The doctor recommends I have my labor induced. What’s going to happen?
If you’re being induced, it’s likely because of a medical reason that makes it less risky to induce than to remain pregnant. Here’s what to expect:
First, you’ll probably have an IV so you’re getting fluids and/or medication throughout your labor. Baby’s size will also be checked, and you’ll get a pelvic exam to see how favorable -- dilated and effaced -- your cervix is.
If your cervix is favorable, you may get oxytocin (Pitocin is the brand name), which is a natural hormone that can cause contractions or make them stronger. It will be administered through your IV.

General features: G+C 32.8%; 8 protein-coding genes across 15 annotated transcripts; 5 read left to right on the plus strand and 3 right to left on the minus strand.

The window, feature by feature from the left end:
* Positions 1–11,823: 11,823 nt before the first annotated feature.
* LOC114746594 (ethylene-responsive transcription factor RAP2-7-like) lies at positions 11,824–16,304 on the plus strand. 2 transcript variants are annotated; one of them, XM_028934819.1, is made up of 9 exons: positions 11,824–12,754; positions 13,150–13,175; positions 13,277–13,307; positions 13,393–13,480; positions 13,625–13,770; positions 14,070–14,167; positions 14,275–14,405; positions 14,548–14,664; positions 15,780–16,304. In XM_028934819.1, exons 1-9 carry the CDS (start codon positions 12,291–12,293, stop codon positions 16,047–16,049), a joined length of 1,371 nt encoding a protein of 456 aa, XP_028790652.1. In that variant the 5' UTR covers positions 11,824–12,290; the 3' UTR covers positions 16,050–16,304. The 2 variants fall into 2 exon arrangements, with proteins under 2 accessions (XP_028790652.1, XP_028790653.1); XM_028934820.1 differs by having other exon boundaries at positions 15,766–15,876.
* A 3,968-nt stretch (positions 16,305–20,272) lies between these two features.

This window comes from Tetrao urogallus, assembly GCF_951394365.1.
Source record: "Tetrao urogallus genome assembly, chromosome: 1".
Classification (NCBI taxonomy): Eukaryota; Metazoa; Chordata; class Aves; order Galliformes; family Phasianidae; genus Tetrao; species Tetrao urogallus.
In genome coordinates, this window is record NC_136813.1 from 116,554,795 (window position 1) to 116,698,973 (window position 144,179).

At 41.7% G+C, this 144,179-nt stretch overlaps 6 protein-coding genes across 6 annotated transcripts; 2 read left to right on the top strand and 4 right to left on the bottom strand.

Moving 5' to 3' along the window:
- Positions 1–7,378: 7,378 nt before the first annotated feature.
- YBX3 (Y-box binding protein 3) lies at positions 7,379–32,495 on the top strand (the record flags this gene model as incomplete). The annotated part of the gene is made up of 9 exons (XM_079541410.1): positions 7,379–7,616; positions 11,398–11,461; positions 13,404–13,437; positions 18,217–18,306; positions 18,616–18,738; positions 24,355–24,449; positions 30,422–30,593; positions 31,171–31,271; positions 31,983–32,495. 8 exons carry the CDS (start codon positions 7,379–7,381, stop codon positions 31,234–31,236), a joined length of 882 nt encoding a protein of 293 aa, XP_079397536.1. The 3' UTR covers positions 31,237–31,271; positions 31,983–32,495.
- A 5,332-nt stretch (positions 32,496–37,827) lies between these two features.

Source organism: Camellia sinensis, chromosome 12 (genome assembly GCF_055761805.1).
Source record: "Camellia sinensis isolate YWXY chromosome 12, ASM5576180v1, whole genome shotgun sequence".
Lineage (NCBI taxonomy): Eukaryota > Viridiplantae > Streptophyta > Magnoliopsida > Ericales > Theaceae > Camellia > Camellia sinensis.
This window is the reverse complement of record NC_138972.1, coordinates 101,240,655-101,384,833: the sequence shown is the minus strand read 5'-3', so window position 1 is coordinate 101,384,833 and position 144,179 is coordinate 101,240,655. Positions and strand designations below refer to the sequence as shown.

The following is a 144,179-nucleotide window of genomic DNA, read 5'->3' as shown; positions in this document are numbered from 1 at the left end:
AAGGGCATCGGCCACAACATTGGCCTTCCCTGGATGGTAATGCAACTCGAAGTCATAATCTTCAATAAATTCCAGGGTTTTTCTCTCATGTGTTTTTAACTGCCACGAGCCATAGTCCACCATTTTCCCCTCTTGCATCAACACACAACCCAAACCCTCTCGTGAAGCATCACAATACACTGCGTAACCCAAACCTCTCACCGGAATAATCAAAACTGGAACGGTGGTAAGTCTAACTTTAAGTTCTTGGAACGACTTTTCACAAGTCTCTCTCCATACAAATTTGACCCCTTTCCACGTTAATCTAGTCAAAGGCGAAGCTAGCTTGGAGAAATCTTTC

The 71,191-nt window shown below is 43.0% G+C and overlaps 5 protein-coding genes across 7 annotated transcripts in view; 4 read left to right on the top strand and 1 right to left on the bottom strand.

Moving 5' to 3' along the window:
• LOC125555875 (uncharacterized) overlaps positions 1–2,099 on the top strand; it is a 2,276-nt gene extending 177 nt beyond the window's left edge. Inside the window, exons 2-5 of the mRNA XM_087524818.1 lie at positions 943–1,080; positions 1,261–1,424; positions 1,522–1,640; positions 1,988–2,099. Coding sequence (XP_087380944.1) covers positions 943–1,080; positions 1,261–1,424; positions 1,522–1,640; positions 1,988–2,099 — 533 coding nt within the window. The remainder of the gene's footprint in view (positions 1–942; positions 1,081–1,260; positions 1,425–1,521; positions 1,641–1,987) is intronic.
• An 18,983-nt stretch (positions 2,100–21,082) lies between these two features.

If your cervix isn’t ready to go, you may get a prostaglandin like Cervidil (inserted vaginally), which can help ripen the cervix and cause mild contractions. After 12 hours of Cervidil, you’ll probably be ready for some Pitocin.
As for how long labor and delivery will take after you get induced, it varies greatly. Everybody’s different. Some women are more sensitive to labor medications than others, and their induction could happen much faster, so don’t expect it to be completely predictable.
Plus, more from The Bump:
How do labor induction meds work, and what are the risks?
What is a Bishop score?
What are some natural labor induction methods?